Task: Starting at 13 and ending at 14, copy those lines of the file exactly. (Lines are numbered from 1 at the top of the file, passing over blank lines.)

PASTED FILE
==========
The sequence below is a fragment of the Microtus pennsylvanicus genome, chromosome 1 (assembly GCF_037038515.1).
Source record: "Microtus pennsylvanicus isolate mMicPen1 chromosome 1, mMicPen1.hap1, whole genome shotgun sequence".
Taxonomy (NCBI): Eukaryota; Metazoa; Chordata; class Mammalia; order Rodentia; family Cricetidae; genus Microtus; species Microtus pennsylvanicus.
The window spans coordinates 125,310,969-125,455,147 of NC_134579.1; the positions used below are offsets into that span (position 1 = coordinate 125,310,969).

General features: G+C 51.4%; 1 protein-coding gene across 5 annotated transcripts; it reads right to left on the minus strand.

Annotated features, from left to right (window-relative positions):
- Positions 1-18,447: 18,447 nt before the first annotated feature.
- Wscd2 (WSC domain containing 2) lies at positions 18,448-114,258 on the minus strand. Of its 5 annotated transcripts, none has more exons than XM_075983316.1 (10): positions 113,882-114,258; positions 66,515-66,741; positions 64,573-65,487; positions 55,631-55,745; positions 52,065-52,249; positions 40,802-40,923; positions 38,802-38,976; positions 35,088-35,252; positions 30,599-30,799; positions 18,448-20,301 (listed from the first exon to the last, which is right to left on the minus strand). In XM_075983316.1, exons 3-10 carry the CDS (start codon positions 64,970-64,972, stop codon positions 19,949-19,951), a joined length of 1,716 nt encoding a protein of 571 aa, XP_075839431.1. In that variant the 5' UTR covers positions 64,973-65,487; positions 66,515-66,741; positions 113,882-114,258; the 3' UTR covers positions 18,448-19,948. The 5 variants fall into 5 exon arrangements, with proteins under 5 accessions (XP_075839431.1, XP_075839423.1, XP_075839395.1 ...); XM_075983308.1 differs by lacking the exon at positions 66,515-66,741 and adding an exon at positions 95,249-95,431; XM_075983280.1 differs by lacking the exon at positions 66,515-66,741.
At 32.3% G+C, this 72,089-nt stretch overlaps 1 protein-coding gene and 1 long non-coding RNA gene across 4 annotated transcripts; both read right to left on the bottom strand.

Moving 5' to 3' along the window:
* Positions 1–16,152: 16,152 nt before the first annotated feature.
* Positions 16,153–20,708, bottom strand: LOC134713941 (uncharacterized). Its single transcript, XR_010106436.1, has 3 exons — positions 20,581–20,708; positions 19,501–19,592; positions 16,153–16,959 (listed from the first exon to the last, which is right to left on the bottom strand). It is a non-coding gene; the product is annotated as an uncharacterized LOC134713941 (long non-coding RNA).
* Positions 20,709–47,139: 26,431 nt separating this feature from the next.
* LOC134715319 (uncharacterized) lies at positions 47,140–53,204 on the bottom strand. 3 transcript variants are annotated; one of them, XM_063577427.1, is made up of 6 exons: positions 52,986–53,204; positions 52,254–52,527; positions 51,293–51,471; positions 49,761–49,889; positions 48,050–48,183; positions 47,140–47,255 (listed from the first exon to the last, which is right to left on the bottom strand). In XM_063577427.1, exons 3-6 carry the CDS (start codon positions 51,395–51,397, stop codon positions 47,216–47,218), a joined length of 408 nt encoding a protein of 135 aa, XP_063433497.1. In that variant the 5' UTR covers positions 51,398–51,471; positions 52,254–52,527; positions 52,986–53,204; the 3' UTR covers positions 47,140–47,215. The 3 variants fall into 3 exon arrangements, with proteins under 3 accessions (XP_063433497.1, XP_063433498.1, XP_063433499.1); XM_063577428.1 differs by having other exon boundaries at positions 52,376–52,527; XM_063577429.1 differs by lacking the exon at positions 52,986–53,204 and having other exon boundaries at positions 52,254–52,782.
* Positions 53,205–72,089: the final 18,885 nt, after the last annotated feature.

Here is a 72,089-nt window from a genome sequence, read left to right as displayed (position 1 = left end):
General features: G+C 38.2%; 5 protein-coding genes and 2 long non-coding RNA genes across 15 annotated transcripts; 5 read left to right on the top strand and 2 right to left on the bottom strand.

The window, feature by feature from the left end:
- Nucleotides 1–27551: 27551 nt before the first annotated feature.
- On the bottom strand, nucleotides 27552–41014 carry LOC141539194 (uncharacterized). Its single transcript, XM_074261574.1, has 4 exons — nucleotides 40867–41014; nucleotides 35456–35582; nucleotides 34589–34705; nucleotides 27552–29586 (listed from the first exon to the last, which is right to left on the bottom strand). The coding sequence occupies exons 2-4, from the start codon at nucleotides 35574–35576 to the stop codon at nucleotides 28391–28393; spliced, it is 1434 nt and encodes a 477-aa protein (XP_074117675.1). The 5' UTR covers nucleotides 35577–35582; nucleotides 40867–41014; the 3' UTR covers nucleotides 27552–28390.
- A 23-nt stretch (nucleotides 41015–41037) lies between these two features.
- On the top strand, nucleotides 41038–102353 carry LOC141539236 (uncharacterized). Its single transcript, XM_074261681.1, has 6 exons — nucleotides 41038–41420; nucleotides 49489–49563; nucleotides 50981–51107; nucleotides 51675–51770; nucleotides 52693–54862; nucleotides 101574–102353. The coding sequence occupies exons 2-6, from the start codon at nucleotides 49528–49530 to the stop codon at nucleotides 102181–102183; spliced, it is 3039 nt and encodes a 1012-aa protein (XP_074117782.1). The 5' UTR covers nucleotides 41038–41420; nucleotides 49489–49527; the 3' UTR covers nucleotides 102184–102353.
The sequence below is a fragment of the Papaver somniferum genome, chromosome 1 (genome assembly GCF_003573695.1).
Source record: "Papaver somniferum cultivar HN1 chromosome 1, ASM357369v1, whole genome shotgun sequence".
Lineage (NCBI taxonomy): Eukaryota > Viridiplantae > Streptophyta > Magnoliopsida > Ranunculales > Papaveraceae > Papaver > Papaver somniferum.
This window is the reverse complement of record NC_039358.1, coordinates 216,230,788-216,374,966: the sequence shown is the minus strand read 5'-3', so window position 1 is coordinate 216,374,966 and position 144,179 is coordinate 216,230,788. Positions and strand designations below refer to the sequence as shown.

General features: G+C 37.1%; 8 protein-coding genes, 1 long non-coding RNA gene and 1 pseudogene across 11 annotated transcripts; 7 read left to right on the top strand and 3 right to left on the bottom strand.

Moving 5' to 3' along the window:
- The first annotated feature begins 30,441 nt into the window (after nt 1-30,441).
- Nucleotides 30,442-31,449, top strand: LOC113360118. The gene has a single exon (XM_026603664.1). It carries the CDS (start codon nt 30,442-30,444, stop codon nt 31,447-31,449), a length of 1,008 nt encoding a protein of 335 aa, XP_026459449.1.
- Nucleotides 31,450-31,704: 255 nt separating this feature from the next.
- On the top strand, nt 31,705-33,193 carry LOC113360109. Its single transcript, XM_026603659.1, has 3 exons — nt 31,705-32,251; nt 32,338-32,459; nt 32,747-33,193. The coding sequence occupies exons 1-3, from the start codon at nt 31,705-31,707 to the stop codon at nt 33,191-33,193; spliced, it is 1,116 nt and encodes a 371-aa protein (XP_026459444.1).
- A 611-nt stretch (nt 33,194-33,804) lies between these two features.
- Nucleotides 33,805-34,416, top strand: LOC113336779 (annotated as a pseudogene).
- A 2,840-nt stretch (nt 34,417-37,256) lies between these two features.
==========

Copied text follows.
* Positions 20,709–47,139: 26,431 nt separating this feature from the next.
* LOC134715319 (uncharacterized) lies at positions 47,140–53,204 on the bottom strand. 3 transcript variants are annotated; one of them, XM_063577427.1, is made up of 6 exons: positions 52,986–53,204; positions 52,254–52,527; positions 51,293–51,471; positions 49,761–49,889; positions 48,050–48,183; positions 47,140–47,255 (listed from the first exon to the last, which is right to left on the bottom strand). In XM_063577427.1, exons 3-6 carry the CDS (start codon positions 51,395–51,397, stop codon positions 47,216–47,218), a joined length of 408 nt encoding a protein of 135 aa, XP_063433497.1. In that variant the 5' UTR covers positions 51,398–51,471; positions 52,254–52,527; positions 52,986–53,204; the 3' UTR covers positions 47,140–47,215. The 3 variants fall into 3 exon arrangements, with proteins under 3 accessions (XP_063433497.1, XP_063433498.1, XP_063433499.1); XM_063577428.1 differs by having other exon boundaries at positions 52,376–52,527; XM_063577429.1 differs by lacking the exon at positions 52,986–53,204 and having other exon boundaries at positions 52,254–52,782.